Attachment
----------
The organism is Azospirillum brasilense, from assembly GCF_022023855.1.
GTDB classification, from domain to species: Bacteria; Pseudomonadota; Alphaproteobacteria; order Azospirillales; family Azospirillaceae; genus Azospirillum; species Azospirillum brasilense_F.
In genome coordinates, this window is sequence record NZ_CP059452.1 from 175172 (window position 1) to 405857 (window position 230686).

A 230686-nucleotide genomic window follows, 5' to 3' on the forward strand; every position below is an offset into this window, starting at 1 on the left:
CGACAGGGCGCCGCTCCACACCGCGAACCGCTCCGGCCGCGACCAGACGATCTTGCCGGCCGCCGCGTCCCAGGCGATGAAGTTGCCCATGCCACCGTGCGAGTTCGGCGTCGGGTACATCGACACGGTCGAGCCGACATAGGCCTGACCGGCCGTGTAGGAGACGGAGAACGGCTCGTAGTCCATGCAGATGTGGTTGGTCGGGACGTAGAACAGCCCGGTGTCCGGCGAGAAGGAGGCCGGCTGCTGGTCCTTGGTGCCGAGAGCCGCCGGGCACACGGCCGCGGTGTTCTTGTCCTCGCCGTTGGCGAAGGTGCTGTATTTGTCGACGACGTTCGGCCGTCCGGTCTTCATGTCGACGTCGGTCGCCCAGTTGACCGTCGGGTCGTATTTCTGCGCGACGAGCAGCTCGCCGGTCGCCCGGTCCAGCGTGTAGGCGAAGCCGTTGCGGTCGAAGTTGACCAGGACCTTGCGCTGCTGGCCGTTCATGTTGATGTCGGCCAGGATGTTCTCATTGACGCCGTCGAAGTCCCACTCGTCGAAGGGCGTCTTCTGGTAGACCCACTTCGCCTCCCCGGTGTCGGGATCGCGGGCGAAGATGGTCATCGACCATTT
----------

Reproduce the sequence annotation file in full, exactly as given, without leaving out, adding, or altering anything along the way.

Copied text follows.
The organism is Azospirillum brasilense, from assembly GCF_022023855.1.
GTDB classification, from domain to species: Bacteria; Pseudomonadota; Alphaproteobacteria; order Azospirillales; family Azospirillaceae; genus Azospirillum; species Azospirillum brasilense_F.
In genome coordinates, this window is sequence record NZ_CP059452.1 from 175172 (window position 1) to 405857 (window position 230686).

A 230686-nucleotide genomic window follows, 5' to 3' on the forward strand; every position below is an offset into this window, starting at 1 on the left:
CGACAGGGCGCCGCTCCACACCGCGAACCGCTCCGGCCGCGACCAGACGATCTTGCCGGCCGCCGCGTCCCAGGCGATGAAGTTGCCCATGCCACCGTGCGAGTTCGGCGTCGGGTACATCGACACGGTCGAGCCGACATAGGCCTGACCGGCCGTGTAGGAGACGGAGAACGGCTCGTAGTCCATGCAGATGTGGTTGGTCGGGACGTAGAACAGCCCGGTGTCCGGCGAGAAGGAGGCCGGCTGCTGGTCCTTGGTGCCGAGAGCCGCCGGGCACACGGCCGCGGTGTTCTTGTCCTCGCCGTTGGCGAAGGTGCTGTATTTGTCGACGACGTTCGGCCGTCCGGTCTTCATGTCGACGTCGGTCGCCCAGTTGACCGTCGGGTCGTATTTCTGCGCGACGAGCAGCTCGCCGGTCGCCCGGTCCAGCGTGTAGGCGAAGCCGTTGCGGTCGAAGTTGACCAGGACCTTGCGCTGCTGGCCGTTCATGTTGATGTCGGCCAGGATGTTCTCATTGACGCCGTCGAAGTCCCACTCGTCGAAGGGCGTCTTCTGGTAGACCCACTTCGCCTCCCCGGTGTCGGGATCGCGGGCGAAGATGGTCATCGACCATTT